- E. M. Purcell, “Spontaneous emission probabilities at radio frequencies,” Physical Review, vol. 69, p. 681, 1946.
- R. R. Chance, A. Prock, and R. Silbey, “Molecular fuorescence and energy transfer near interfaces,” Advances in Chemical Physics, vol. 37, p. 1, 1978.
- L. A. Blanco and F. J. García de Abajo, “Spontaneous light emission in complex nanostructures,” Physical Review B, vol. 69, no. 20, Article ID 205414, 2004.
- R. G. Hulet, E. S. Hilfer, and D. Kleppner, “Inhibited spontaneous emission by a Rydberg atom,” Physical Review Letters, vol. 55, no. 20, pp. 2137–2140, 1985.
- L. Rogobete, F. Kaminski, M. Agio, and V. Sandoghdar, “Design of plasmonic nanoantennae for enhancing spontaneous emission,” Optics Letters, vol. 32, no. 12, pp. 1623–1625, 2007.
- A. Mohammadi, V. Sandoghdar, and M. Agio, “Gold nanorods and nanospheroids for enhancing spontaneous emission,” New Journal of Physics, vol. 10, Article ID 105015, 2008.
- L. Novotny and S. J. Stranick, “Near-field optical microscopy and spectroscopy with pointed probes,” Annual Review of Physical Chemistry, vol. 57, pp. 303–331, 2006.
- J. Wessel, “Surface-enhanced optical microscopy,” Journal of the Optical Society of America B, vol. 2, pp. 1538–1540, 1985.
- H. G. Frey, S. Witt, K. Felderer, and R. Guckenberger, “High-resolution imaging of single fluorescent molecules with the optical near-field of a metal tip,” Physical Review Letters, vol. 93, no. 20, Article ID 200801, 2004.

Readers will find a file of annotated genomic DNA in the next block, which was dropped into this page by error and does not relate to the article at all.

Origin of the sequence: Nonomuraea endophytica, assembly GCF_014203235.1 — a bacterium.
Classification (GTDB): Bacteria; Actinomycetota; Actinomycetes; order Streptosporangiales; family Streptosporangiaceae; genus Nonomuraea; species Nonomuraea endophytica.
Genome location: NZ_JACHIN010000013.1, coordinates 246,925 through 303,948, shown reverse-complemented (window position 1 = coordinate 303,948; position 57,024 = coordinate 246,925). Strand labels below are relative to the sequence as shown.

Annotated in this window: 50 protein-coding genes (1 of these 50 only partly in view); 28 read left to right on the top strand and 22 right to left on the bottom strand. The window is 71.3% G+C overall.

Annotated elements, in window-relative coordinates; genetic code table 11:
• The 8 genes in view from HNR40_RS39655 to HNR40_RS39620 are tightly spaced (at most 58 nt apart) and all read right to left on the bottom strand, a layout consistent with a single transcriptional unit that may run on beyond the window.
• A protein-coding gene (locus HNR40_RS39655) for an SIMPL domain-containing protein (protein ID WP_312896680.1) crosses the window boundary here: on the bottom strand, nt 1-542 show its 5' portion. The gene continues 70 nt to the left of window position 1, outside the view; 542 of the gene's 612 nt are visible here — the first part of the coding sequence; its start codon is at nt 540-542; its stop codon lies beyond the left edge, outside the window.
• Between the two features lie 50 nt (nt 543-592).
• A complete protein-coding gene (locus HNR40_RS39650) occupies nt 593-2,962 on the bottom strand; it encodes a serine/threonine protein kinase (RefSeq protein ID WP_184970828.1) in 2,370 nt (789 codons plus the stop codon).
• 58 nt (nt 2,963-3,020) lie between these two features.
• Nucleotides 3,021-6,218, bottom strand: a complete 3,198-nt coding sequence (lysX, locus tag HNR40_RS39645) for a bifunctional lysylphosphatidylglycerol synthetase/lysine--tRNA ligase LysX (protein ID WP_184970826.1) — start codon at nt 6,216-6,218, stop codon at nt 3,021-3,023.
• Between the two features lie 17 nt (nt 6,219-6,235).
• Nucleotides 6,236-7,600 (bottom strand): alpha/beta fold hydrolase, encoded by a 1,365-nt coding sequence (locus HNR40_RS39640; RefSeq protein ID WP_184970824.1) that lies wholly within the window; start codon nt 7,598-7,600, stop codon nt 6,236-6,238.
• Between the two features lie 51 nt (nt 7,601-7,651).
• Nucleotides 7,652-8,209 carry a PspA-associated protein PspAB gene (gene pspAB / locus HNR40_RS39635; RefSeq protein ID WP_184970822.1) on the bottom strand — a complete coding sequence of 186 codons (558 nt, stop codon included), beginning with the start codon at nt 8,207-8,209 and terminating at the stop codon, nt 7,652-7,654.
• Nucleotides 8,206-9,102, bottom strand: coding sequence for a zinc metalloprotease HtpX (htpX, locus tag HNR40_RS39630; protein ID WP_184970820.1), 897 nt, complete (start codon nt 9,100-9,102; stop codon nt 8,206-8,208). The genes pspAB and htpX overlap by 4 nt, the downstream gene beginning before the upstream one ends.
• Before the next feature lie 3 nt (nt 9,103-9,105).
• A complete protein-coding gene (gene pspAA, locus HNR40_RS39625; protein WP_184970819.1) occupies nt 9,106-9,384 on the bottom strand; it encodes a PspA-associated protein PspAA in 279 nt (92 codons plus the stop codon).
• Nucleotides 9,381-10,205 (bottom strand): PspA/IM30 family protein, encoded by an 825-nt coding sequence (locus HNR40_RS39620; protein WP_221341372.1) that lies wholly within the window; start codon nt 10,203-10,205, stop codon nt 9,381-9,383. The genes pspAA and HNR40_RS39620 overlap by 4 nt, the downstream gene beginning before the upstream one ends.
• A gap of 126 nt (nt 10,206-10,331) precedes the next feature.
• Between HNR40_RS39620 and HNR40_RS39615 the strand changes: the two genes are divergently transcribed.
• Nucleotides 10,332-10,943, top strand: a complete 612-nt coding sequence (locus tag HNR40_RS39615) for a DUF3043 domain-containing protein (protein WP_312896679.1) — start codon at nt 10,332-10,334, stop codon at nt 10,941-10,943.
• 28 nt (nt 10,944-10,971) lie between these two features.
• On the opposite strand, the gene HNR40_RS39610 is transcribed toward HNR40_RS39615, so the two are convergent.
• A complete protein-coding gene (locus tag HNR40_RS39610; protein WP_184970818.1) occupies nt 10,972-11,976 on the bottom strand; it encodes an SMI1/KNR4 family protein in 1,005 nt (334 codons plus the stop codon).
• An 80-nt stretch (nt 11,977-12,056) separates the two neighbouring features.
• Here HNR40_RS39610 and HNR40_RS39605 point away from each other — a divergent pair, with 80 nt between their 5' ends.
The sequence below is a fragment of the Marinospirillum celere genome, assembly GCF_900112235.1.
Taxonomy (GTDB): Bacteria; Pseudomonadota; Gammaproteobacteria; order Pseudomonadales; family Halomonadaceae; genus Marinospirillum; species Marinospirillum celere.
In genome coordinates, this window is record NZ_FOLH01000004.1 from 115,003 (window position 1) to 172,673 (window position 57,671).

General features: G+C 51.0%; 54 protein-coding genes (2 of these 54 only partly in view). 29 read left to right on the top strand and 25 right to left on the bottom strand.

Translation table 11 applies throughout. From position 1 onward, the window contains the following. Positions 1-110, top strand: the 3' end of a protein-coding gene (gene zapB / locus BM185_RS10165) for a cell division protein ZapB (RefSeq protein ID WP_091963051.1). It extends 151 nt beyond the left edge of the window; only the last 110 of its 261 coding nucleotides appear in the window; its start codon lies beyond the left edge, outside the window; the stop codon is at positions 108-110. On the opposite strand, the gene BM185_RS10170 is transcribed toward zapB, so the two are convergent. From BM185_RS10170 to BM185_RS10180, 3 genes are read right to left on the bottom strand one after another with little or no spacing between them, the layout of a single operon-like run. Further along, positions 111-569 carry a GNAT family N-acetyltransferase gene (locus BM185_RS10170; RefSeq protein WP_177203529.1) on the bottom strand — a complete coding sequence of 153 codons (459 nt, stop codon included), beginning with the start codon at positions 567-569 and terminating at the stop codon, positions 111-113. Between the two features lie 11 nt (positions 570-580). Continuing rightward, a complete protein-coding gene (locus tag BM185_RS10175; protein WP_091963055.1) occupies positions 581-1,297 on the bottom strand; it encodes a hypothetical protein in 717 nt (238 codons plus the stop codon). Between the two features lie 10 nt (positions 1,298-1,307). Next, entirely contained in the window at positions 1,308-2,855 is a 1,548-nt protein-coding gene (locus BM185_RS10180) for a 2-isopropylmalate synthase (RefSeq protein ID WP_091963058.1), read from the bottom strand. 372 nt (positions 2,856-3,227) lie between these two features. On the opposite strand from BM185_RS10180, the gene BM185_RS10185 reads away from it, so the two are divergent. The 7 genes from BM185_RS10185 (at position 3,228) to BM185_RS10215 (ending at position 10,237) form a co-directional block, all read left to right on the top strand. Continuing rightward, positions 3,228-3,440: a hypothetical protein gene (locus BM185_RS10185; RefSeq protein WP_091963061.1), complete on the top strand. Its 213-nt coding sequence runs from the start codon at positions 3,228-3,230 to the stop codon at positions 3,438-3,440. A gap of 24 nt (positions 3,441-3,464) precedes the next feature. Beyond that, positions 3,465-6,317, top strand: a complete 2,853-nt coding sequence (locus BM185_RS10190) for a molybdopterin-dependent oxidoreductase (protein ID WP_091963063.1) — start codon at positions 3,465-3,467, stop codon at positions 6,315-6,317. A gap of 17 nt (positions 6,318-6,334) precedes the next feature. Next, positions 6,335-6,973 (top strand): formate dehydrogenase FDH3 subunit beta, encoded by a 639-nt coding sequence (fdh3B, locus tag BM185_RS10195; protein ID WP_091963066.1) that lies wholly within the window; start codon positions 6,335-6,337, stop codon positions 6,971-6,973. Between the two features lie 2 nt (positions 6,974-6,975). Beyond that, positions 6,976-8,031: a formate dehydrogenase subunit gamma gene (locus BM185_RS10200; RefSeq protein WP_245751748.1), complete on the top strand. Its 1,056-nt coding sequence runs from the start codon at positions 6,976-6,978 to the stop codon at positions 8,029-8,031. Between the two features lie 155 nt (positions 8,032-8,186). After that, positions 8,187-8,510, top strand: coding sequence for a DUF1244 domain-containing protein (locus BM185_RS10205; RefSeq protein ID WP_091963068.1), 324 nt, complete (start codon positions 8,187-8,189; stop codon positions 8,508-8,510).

- K. B. Crozier, A. Sundaramurthy, G. S. Kino, and C. F. Quate, “Optical antennas: resonators for local field enhancement,” Journal of Applied Physics, vol. 94, no. 7, pp. 4632–4642, 2003.
- W. L. Barnes, “Fluorescence near interfaces: the role of photonic mode density,” Journal of Modern Optics, vol. 45, pp. 661–699, 1998.
- E. Fort and S. Gresillon, “Surface enhanced fluorescence,” Journal of Physics D, vol. 41, Article ID 013001, 2008.
- J. Zhang, Y. Fu, M. H. Chowdhury, and J. R. Lakowicz, “Metal-enhanced single-molecule fluorescence on silver particle monomer and dimer: coupling effect between metal particles,” Nano Letters, vol. 7, no. 7, pp. 2101–2107, 2007.
- J. Enderlein and T. Ruckstuhl, “The efficiency of surface-plasmon coupled emission for sensitive fluorescence detection,” Optics Express, vol. 13, no. 22, pp. 8855–8865, 2005.